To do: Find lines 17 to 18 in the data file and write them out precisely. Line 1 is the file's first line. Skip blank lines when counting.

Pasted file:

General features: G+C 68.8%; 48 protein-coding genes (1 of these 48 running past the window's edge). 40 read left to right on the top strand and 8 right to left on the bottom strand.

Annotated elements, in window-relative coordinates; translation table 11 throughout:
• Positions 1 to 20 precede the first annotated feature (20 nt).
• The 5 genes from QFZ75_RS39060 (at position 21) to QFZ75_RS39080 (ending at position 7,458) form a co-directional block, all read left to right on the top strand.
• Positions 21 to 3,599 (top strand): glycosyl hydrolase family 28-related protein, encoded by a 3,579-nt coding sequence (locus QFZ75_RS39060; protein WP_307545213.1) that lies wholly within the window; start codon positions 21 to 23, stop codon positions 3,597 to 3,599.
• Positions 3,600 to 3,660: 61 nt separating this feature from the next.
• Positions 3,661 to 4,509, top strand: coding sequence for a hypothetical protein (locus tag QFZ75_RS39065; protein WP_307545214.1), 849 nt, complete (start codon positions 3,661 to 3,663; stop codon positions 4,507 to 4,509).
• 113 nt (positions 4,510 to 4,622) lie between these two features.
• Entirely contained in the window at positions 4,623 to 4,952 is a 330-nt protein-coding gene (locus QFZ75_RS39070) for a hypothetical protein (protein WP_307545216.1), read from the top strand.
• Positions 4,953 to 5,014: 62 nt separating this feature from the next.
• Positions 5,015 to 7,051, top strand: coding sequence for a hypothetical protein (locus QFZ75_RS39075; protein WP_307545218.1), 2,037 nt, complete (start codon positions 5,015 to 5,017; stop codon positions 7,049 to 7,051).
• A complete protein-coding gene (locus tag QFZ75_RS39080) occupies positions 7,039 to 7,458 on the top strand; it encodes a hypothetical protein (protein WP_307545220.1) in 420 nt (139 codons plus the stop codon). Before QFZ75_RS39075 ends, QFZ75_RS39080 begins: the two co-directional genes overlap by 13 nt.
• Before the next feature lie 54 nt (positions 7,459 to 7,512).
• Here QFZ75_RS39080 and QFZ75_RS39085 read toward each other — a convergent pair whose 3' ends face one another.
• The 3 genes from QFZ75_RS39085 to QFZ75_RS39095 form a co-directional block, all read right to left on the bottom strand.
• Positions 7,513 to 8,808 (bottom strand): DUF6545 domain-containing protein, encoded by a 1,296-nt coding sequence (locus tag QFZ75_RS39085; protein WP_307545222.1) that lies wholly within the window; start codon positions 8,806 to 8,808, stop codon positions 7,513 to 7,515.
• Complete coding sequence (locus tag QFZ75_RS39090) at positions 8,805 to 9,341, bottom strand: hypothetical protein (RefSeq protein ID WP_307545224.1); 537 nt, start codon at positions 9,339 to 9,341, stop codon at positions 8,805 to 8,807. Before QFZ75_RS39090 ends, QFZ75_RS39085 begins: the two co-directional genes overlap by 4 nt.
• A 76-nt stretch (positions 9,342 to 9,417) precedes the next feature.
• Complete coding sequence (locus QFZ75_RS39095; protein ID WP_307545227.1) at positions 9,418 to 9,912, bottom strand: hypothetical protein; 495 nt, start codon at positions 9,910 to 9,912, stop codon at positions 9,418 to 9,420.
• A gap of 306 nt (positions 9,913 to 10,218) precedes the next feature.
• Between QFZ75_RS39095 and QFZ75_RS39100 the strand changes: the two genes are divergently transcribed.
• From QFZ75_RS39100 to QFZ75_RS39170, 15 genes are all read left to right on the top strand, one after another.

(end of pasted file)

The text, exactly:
• Complete coding sequence (locus tag QFZ75_RS39090) at positions 8,805 to 9,341, bottom strand: hypothetical protein (RefSeq protein ID WP_307545224.1); 537 nt, start codon at positions 9,339 to 9,341, stop codon at positions 8,805 to 8,807. Before QFZ75_RS39090 ends, QFZ75_RS39085 begins: the two co-directional genes overlap by 4 nt.
• A 76-nt stretch (positions 9,342 to 9,417) precedes the next feature.